With the Franchise Tax Board serving as the collection agency, we’re shifting our questions to why these viewers can’t seem to fix the errors, before their money is taken.

WEB EXTRA: How do you make sure you’re taking money from the right person?

The Franchise Tax Board says it only notifies people in writing prior to raiding bank accounts or paychecks. The agency admits it does not send out notices before intercepting tax refunds. Instead, it relies on the local agency to send a notice prior to turning the debt over to the State, so you have the opportunity to clear up any mistakes.

Click here to read the intercept requirements

However, each viewer says they never got that pre-intercept letter.

Daniel Tahara, an FTB spokesperson, claims the FTB’s own policy is to confirm the address on the local pre-intercept letter matches the one in its database. However, Settlemire, who works for the State of California and filed taxes last year, says he later learned his pre-intercept notice went to an address he hasn’t used in 15-years.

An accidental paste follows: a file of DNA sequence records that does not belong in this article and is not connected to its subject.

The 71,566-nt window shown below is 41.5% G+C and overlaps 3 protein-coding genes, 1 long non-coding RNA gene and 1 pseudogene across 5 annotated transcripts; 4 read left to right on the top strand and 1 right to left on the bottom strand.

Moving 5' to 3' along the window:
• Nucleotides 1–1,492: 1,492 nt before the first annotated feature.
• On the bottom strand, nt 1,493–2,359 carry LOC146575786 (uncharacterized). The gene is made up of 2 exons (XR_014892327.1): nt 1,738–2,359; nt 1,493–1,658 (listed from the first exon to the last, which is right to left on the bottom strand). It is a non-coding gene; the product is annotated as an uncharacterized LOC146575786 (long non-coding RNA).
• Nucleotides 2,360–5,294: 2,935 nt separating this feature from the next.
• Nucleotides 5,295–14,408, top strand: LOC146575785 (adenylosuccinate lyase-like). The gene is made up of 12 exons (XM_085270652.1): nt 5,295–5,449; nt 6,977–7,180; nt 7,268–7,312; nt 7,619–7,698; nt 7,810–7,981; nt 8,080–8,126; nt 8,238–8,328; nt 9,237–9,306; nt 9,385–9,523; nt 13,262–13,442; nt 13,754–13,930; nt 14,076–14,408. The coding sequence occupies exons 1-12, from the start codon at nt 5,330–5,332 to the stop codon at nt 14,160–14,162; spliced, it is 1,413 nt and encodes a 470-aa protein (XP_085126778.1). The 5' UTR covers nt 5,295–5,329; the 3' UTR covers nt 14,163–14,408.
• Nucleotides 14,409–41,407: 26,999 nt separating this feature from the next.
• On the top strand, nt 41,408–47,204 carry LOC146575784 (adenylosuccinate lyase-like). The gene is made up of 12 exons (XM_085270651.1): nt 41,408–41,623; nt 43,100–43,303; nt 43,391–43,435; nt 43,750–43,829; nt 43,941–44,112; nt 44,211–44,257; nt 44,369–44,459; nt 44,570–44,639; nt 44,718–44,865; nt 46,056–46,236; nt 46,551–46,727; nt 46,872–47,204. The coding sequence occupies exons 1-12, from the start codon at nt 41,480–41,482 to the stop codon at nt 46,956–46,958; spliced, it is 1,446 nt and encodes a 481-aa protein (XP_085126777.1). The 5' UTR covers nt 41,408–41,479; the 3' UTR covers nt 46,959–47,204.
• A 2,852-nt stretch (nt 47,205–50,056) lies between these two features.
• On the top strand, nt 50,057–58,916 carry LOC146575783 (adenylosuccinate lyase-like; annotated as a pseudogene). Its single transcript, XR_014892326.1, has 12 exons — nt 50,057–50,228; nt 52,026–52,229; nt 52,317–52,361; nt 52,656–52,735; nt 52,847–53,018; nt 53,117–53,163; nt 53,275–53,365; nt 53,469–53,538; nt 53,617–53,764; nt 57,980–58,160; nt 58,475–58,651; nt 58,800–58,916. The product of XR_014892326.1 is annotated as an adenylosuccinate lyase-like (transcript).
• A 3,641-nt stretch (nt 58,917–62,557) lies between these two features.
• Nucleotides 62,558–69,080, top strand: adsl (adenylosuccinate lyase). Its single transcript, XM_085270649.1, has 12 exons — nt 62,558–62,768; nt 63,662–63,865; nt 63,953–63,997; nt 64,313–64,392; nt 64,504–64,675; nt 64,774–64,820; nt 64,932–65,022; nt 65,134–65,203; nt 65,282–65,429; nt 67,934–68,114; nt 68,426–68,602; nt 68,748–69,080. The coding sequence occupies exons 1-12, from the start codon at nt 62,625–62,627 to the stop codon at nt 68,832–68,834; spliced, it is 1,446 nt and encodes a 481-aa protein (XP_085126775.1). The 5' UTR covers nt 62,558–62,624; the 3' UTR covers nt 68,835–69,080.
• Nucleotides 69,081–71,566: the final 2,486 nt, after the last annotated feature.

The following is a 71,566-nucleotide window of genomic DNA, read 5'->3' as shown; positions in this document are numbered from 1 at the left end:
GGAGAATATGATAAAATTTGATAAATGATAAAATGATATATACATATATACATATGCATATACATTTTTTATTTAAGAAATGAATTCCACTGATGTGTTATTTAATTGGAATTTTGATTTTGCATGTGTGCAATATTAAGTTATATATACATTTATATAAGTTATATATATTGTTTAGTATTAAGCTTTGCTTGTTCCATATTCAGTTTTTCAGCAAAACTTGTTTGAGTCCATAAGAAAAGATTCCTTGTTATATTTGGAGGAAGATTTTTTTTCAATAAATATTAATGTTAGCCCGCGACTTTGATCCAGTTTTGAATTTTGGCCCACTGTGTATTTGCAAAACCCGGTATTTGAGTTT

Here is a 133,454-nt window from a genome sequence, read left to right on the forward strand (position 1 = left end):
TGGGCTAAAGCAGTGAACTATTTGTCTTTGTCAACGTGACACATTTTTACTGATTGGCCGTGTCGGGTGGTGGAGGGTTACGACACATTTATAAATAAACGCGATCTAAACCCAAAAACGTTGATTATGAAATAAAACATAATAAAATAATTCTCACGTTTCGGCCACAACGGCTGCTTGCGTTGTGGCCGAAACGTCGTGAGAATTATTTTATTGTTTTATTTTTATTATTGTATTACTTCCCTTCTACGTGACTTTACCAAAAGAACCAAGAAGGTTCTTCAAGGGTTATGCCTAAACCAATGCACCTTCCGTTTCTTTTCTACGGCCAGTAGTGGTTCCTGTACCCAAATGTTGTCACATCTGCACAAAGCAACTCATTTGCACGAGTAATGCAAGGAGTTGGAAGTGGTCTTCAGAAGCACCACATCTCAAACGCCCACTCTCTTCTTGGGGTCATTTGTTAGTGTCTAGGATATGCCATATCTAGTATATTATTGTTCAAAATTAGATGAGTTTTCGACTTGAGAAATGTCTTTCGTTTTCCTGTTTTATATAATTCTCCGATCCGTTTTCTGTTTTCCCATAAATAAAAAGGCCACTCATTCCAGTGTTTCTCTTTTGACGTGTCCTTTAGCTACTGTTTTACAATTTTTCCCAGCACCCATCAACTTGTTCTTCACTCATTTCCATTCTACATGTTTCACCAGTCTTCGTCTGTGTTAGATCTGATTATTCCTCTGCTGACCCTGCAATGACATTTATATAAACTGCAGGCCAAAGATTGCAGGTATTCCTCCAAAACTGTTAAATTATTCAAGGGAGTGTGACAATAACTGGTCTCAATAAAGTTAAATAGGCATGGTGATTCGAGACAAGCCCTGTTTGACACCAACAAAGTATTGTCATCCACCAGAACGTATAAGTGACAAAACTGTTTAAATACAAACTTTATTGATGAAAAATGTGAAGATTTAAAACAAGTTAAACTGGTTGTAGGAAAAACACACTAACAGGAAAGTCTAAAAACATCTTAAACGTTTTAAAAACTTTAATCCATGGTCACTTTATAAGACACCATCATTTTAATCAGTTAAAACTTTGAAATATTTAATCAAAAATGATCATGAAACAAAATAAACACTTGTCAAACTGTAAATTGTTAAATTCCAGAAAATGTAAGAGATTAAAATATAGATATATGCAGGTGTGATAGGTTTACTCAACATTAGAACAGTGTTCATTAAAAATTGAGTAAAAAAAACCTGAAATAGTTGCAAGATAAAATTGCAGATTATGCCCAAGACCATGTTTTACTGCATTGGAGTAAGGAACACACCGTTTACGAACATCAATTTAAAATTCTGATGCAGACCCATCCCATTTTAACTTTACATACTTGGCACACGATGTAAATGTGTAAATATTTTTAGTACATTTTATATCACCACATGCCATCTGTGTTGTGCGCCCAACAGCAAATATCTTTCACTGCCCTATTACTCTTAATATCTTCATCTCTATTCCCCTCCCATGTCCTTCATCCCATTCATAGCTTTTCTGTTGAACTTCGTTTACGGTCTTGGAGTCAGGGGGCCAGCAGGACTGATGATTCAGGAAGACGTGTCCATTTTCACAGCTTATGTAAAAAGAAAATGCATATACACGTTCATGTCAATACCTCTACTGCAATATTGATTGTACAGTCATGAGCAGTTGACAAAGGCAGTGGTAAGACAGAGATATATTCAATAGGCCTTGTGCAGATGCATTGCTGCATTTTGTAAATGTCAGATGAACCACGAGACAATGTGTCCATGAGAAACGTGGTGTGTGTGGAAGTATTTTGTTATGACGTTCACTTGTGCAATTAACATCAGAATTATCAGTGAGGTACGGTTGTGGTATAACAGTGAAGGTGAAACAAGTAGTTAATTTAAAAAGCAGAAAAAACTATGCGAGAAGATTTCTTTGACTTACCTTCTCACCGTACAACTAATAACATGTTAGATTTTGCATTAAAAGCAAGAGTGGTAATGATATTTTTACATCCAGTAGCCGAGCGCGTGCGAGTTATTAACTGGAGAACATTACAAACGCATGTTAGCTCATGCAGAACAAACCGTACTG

Taxpayer advocate Jon Coupal with the Howard Jarvis Taxpayers Association says taking people’s money without due process is a violation of the United States Constitution.

“If it is the Franchise Tax Board who’s actually taking the money out; and it is; they need to be the ones that notify the taxpayer,” Coupal said. “The government is supposed to work for us, not the other way around.”

WEB EXTRA: You’re the collection agency. Why don’t you contact people before taking their money?

How Often Mistakes Happen

When we last reported on this issue in 2015, we specifically asked the Franchise Tax Board how often these mistakes happen. At the time, the agency told us it’s only happened four times in the prior two years.

CBS13 posed the same question this year, and the agency responded with the number 199 for the year 2016 alone. We questioned whether the 2015 number was an error, or if there was a dramatic rise in mistakes.